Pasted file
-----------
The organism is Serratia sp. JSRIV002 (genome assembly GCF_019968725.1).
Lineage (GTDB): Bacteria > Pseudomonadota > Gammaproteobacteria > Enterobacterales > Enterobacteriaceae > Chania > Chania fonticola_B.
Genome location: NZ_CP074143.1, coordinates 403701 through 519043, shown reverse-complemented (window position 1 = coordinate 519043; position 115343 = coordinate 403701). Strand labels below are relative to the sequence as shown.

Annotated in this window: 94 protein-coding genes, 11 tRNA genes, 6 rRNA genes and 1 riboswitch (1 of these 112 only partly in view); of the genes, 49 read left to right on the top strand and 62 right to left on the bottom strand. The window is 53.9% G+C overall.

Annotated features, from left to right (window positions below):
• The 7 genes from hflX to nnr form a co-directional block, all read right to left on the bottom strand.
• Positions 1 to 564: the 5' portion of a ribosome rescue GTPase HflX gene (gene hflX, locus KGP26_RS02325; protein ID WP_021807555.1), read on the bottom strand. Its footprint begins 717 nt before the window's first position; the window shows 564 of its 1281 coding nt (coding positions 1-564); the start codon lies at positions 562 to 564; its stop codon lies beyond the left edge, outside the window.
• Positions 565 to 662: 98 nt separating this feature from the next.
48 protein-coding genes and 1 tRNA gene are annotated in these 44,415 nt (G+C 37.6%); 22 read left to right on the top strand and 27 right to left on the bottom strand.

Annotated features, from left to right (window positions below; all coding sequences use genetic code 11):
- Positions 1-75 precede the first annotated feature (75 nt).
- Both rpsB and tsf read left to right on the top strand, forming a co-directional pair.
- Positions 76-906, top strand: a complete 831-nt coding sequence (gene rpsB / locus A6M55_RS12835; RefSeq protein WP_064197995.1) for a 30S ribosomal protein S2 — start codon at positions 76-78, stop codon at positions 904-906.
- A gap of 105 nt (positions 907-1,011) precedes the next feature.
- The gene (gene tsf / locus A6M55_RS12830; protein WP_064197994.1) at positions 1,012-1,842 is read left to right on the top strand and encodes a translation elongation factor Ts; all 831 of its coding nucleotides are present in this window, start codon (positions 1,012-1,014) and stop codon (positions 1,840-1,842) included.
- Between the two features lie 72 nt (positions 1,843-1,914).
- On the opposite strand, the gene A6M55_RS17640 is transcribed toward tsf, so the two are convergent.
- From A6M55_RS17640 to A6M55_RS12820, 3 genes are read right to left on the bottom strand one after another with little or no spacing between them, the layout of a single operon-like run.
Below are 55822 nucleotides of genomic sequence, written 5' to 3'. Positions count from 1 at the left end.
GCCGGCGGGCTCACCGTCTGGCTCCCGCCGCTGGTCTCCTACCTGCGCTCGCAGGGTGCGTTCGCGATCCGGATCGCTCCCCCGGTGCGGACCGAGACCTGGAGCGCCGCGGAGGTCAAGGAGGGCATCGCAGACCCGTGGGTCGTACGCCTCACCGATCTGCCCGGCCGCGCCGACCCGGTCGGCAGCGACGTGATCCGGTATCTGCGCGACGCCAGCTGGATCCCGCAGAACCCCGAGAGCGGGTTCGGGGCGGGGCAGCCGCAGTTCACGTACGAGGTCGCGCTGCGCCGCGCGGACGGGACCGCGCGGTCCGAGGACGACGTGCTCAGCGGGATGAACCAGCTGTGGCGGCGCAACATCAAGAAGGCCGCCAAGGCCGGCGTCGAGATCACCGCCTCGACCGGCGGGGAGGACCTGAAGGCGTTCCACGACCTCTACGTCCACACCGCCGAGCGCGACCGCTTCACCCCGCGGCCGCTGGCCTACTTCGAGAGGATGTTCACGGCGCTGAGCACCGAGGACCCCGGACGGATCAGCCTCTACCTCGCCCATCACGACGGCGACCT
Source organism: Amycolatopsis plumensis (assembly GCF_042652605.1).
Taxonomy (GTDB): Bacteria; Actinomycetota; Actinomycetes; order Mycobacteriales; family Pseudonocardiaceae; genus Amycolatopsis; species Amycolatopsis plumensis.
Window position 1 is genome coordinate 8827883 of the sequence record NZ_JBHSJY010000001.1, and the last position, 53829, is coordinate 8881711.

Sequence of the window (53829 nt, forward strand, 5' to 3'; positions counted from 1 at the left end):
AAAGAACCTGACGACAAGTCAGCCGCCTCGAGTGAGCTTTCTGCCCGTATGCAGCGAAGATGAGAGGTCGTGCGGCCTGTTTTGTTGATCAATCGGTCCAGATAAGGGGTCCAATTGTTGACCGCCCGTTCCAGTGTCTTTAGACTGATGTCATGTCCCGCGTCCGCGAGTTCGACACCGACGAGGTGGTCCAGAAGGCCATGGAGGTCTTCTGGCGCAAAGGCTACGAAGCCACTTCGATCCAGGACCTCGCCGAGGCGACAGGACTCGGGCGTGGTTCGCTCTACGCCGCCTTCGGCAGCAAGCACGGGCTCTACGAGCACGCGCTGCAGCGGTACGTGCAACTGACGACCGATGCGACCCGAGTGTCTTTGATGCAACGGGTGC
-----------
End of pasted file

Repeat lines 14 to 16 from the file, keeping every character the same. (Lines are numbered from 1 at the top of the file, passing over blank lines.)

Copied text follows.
- A gap of 105 nt (positions 907-1,011) precedes the next feature.
- The gene (gene tsf / locus A6M55_RS12830; protein WP_064197994.1) at positions 1,012-1,842 is read left to right on the top strand and encodes a translation elongation factor Ts; all 831 of its coding nucleotides are present in this window, start codon (positions 1,012-1,014) and stop codon (positions 1,840-1,842) included.
- Between the two features lie 72 nt (positions 1,843-1,914).